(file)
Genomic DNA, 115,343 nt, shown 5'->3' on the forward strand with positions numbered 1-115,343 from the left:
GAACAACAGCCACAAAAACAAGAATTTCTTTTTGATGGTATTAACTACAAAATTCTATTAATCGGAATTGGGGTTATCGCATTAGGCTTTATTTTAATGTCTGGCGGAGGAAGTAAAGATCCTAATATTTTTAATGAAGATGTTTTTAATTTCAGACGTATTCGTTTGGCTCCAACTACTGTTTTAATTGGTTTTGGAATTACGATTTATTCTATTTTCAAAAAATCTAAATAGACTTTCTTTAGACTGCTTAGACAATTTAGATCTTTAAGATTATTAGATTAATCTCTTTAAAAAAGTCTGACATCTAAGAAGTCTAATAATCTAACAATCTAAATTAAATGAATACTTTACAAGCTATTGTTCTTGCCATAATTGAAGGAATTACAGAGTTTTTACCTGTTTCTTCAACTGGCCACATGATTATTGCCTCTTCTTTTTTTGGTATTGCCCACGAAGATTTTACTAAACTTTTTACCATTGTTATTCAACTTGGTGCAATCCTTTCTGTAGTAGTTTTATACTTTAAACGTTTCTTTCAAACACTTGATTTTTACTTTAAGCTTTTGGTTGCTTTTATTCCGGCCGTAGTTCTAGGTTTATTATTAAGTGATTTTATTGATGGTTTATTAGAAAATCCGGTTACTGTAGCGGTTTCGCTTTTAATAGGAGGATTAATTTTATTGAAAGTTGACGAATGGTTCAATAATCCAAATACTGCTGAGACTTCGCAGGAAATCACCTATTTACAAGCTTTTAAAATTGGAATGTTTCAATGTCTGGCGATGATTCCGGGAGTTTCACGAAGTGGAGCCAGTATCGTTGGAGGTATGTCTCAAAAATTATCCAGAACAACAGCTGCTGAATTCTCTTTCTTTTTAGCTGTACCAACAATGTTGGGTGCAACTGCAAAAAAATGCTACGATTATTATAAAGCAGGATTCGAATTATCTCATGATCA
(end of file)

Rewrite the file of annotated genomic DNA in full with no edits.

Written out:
Genomic DNA, 115,343 nt, shown 5'->3' on the forward strand with positions numbered 1-115,343 from the left:
GAACAACAGCCACAAAAACAAGAATTTCTTTTTGATGGTATTAACTACAAAATTCTATTAATCGGAATTGGGGTTATCGCATTAGGCTTTATTTTAATGTCTGGCGGAGGAAGTAAAGATCCTAATATTTTTAATGAAGATGTTTTTAATTTCAGACGTATTCGTTTGGCTCCAACTACTGTTTTAATTGGTTTTGGAATTACGATTTATTCTATTTTCAAAAAATCTAAATAGACTTTCTTTAGACTGCTTAGACAATTTAGATCTTTAAGATTATTAGATTAATCTCTTTAAAAAAGTCTGACATCTAAGAAGTCTAATAATCTAACAATCTAAATTAAATGAATACTTTACAAGCTATTGTTCTTGCCATAATTGAAGGAATTACAGAGTTTTTACCTGTTTCTTCAACTGGCCACATGATTATTGCCTCTTCTTTTTTTGGTATTGCCCACGAAGATTTTACTAAACTTTTTACCATTGTTATTCAACTTGGTGCAATCCTTTCTGTAGTAGTTTTATACTTTAAACGTTTCTTTCAAACACTTGATTTTTACTTTAAGCTTTTGGTTGCTTTTATTCCGGCCGTAGTTCTAGGTTTATTATTAAGTGATTTTATTGATGGTTTATTAGAAAATCCGGTTACTGTAGCGGTTTCGCTTTTAATAGGAGGATTAATTTTATTGAAAGTTGACGAATGGTTCAATAATCCAAATACTGCTGAGACTTCGCAGGAAATCACCTATTTACAAGCTTTTAAAATTGGAATGTTTCAATGTCTGGCGATGATTCCGGGAGTTTCACGAAGTGGAGCCAGTATCGTTGGAGGTATGTCTCAAAAATTATCCAGAACAACAGCTGCTGAATTCTCTTTCTTTTTAGCTGTACCAACAATGTTGGGTGCAACTGCAAAAAAATGCTACGATTATTATAAAGCAGGATTCGAATTATCTCATGATCA